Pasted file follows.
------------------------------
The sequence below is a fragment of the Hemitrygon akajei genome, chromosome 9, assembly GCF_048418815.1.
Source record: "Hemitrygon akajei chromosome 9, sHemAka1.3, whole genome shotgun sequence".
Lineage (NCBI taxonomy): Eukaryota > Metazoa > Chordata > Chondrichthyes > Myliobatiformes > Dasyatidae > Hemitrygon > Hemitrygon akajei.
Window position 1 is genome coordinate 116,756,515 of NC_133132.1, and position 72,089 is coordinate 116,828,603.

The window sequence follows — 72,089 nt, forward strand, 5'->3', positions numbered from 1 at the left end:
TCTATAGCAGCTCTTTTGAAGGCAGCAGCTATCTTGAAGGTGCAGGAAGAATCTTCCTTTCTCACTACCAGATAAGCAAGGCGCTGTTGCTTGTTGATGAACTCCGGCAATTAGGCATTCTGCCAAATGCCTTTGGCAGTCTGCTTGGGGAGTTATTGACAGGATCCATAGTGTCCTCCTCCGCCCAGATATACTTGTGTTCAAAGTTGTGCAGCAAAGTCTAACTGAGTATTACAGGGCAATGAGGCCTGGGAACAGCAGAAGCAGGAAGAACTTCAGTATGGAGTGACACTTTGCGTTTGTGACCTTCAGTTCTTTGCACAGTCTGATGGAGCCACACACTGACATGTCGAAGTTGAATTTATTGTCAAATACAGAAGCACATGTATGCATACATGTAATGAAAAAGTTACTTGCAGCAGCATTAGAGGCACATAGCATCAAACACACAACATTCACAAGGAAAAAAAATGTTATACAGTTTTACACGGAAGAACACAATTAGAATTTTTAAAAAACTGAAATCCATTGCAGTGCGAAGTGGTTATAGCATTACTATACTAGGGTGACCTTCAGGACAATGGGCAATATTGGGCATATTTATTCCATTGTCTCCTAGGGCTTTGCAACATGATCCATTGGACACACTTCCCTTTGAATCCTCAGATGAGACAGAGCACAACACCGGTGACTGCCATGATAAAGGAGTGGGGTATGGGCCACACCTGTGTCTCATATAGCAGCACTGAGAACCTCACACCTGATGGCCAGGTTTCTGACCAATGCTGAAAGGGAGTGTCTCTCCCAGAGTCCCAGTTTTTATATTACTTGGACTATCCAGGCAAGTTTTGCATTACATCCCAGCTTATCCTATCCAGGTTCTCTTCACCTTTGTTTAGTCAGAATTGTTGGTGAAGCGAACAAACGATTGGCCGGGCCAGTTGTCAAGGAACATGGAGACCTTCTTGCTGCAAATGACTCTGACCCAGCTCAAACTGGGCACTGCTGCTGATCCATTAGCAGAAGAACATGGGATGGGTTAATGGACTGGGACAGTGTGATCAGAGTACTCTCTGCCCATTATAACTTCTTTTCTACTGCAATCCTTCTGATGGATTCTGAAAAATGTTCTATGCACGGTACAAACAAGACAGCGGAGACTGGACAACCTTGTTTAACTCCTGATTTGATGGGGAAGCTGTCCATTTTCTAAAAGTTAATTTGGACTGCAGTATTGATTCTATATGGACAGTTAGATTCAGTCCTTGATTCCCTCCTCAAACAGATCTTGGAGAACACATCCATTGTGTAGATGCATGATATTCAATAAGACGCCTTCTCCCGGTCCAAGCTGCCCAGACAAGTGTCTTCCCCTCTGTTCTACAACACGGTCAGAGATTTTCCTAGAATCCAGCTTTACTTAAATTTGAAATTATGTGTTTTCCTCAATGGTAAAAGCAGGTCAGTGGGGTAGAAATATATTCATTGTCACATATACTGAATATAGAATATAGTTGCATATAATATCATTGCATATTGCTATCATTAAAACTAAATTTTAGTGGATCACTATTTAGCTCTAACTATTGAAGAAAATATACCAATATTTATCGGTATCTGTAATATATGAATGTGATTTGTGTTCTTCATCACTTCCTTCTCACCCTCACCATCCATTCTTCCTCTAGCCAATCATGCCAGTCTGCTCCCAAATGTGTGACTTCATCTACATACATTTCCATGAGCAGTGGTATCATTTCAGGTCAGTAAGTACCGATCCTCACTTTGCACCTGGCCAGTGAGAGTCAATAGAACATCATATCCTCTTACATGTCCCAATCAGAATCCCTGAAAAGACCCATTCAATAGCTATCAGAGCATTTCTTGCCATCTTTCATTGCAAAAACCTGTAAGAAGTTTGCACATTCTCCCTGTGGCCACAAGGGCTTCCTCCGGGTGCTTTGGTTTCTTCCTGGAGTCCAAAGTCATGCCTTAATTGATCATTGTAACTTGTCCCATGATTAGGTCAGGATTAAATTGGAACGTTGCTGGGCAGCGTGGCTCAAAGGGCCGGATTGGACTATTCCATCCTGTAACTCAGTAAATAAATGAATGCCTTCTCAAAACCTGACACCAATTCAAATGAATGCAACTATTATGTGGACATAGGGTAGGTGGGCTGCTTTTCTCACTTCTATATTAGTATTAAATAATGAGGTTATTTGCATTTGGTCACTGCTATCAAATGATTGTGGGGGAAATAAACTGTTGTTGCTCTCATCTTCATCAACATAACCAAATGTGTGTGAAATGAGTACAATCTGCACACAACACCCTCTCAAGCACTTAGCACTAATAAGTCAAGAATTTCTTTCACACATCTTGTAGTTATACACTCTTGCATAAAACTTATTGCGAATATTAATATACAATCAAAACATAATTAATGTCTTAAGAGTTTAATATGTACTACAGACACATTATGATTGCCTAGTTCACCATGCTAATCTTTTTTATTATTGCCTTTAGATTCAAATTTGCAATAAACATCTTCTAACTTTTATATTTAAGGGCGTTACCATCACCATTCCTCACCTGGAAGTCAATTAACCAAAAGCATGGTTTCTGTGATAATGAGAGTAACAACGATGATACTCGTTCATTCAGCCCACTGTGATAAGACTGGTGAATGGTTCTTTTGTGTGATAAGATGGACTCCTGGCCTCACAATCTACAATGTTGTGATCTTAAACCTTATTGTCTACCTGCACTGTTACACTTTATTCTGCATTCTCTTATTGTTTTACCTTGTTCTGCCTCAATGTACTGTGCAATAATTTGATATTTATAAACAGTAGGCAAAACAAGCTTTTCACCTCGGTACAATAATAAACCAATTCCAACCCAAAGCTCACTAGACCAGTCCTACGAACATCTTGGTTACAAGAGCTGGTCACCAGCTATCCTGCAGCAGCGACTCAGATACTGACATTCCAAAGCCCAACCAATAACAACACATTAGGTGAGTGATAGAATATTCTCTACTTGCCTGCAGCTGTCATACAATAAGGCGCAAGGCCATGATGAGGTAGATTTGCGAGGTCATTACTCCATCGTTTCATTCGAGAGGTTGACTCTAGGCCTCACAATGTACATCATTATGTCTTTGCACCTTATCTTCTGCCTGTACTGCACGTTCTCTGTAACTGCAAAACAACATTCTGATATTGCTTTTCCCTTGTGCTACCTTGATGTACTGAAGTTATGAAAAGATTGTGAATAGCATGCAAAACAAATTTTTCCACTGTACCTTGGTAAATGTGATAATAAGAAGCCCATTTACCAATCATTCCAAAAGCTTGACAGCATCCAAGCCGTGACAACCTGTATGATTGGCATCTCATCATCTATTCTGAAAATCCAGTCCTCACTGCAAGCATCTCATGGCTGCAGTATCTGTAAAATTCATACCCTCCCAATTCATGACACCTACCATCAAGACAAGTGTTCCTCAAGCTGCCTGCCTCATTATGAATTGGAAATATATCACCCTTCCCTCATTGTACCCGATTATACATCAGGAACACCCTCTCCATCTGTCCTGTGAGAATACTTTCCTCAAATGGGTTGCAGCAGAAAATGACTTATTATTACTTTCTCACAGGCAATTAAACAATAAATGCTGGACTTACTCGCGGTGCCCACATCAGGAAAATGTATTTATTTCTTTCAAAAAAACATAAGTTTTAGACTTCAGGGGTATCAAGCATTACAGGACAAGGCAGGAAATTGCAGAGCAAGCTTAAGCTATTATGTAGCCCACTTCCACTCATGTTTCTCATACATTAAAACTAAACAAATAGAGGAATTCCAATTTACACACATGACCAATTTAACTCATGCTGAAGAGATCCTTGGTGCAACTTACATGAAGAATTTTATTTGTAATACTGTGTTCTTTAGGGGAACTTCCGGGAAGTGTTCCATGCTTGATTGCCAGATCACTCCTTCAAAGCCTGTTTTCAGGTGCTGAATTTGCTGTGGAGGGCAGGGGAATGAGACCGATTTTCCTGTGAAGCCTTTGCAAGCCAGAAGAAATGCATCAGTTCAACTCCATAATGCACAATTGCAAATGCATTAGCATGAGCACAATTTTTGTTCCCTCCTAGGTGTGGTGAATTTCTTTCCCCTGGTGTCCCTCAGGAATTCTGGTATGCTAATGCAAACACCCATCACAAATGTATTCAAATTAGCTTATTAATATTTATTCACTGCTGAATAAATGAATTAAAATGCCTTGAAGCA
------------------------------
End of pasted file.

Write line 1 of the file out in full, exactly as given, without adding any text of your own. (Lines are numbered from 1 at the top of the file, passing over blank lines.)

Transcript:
The sequence below is a fragment of the Hemitrygon akajei genome, chromosome 9, assembly GCF_048418815.1.